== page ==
"Marie Hagen is aggressive, disingenuous, mean-spirited and controversial," Brusnahan said. "...She doesn't care what the truth is. She won't let the truth stand in her way. It doesn't matter whose feelings she tramples on if it gets in the way of what is right for the government."
Magistrate Judge David Perelman criticized Hagen for withholding documents in the case that dealt with "lessons learned" by the Navy.
"Were the lessons learned by the Navy from the Iowa tragedy and its aftermath the positive ones to be more vigilant and precise ... as to modes of operation aboard war vessels?" the judge asked. "Or were they perhaps less laudable ones, such as not to engage in a cover-up after a screw-up, to be more circumspect in choosing a scapegoat when attempting a whitewash; ... or that it is not quite as easy to mislead the public as might be assumed?"
Hagen also has been accused of holding back important information in the Branch Davidian case, particularly the FBI's use of a pyrotechnic tear-gas device on the final day of the siege.
Both Hagen and former Assistant U.S. Attorney Bill Johnston of Waco, who helped prosecute the criminal case against the Davidians in 1994, have said that they had not realized that the tear-gas device could cause a fire and were unaware that when government agents referred to "military gas" they were talking about pyrotechnic devices.
Johnston allowed filmmaker Michael McNulty access to an evidence room where items collected from the fire at Mount Carmel were stored. McNulty discovered a pyrotechnic tear gas canister among the evidence, exposing what many considered another government lie.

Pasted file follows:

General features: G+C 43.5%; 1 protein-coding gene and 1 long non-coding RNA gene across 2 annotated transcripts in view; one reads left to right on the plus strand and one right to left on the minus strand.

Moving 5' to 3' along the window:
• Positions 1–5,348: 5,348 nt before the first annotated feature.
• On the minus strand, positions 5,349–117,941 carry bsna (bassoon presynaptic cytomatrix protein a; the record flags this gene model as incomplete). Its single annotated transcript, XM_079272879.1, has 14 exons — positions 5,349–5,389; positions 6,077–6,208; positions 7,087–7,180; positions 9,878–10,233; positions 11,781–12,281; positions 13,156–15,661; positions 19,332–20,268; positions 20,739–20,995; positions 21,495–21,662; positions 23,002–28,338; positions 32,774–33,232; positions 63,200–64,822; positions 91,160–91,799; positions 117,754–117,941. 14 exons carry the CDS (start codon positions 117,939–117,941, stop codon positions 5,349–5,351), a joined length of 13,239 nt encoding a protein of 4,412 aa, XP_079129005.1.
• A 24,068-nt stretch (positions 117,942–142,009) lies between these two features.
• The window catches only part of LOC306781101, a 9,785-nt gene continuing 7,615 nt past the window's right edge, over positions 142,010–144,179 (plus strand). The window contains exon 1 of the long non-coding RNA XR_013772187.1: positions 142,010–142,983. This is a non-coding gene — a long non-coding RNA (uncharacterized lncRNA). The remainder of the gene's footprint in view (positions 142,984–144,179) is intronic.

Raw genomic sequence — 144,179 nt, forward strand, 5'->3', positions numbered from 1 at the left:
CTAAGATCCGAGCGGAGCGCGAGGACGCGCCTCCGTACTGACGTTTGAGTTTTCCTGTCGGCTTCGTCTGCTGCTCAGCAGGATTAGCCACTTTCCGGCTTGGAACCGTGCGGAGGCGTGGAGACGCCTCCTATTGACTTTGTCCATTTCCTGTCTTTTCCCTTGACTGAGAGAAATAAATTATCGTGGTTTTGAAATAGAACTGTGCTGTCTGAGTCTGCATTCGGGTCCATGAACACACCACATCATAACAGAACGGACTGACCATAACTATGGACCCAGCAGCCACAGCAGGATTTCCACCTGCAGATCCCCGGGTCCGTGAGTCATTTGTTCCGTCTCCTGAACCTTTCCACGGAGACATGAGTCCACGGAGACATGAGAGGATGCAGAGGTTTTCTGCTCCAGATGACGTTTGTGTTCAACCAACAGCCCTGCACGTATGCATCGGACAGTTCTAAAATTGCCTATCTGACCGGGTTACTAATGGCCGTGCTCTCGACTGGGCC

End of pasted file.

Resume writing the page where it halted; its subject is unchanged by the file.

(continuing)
The disclosure of the use of the pyrotechnic device prompted Reno to appoint former Missour Sen. John Danforth to investigate government actions on April 19, 1993, the final day of the 51-day siege with Koresh.
It also prompted an angry Hagen to telephone Johnston to berate him for allowing McNulty into the evidence room.
"Ms. Hagen and I had a disagreement regarding public access to that evidence, but beyond that, I don't really want to comment with the case pending," Johnston said.
Justice Department memos uncovered in August revealed that an FBI agent had told Johnston in a 1993 interview that a "military gas round" had been used during the early part of the Mount Carmel tear-gas operation on April 19, 1993. That was contrary to government claims that no incendiary devices were used on the day that 76 Davidians perished in a fire at Mount Carmel.
Johnston's former boss, U.S. Attorney Bill Blagg of San Antonio, faxed the memos to Johnston, who considered them a "shot over his head," as Blagg describes it. Johnston then dashed off a letter to Reno, warning her that Justice Department officials could be withholding pertinent information from her.
The rift resulted in Blagg's office being recused from the case and led to Bradford's involvement.
DALLAS -- The wrongful death lawsuit blaming the government for the fire that ended the 1993 Branch Davidian siege will be decided by a jury and not a federal judge alone.
The decision Friday by U.S. District Judge Walter S. Smith comes only weeks before the June 19 start of the trial.
Federal limits on private lawsuits against the government and its agencies require that most such cases be heard and decided by a judge without a jury. But federal judges have discretion to bring in juries to hear some civil cases.
The Branch Davidians and their families are seeking a multimillion-dollar judgment against the government for actions in the showdown that they allege caused the deaths of more that 80 sect members.
Branch Davidian leader David Koresh and his followers died during the inferno that ended the 51-day siege. The government contends they perished at their own hands.